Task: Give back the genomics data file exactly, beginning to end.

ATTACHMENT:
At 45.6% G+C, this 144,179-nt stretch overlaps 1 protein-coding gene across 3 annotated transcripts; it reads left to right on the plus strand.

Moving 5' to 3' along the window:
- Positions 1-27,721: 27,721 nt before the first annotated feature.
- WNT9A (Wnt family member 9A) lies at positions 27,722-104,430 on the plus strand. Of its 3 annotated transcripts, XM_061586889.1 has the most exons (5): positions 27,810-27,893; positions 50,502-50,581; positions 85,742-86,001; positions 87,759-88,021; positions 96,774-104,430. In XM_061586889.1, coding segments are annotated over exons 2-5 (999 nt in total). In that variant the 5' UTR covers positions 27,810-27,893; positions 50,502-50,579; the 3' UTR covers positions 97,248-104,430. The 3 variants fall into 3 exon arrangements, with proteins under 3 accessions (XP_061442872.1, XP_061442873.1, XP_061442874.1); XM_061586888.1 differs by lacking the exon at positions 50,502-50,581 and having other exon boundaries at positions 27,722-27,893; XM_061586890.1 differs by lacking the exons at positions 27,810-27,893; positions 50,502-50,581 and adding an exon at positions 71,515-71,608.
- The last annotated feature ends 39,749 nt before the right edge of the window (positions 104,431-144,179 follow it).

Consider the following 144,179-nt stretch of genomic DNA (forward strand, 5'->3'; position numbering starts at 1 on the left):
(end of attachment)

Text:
At 45.6% G+C, this 144,179-nt stretch overlaps 1 protein-coding gene across 3 annotated transcripts; it reads left to right on the plus strand.

Moving 5' to 3' along the window:
- Positions 1-27,721: 27,721 nt before the first annotated feature.
- WNT9A (Wnt family member 9A) lies at positions 27,722-104,430 on the plus strand. Of its 3 annotated transcripts, XM_061586889.1 has the most exons (5): positions 27,810-27,893; positions 50,502-50,581; positions 85,742-86,001; positions 87,759-88,021; positions 96,774-104,430. In XM_061586889.1, coding segments are annotated over exons 2-5 (999 nt in total). In that variant the 5' UTR covers positions 27,810-27,893; positions 50,502-50,579; the 3' UTR covers positions 97,248-104,430. The 3 variants fall into 3 exon arrangements, with proteins under 3 accessions (XP_061442872.1, XP_061442873.1, XP_061442874.1); XM_061586888.1 differs by lacking the exon at positions 50,502-50,581 and having other exon boundaries at positions 27,722-27,893; XM_061586890.1 differs by lacking the exons at positions 27,810-27,893; positions 50,502-50,581 and adding an exon at positions 71,515-71,608.
- The last annotated feature ends 39,749 nt before the right edge of the window (positions 104,431-144,179 follow it).

Consider the following 144,179-nt stretch of genomic DNA (forward strand, 5'->3'; position numbering starts at 1 on the left):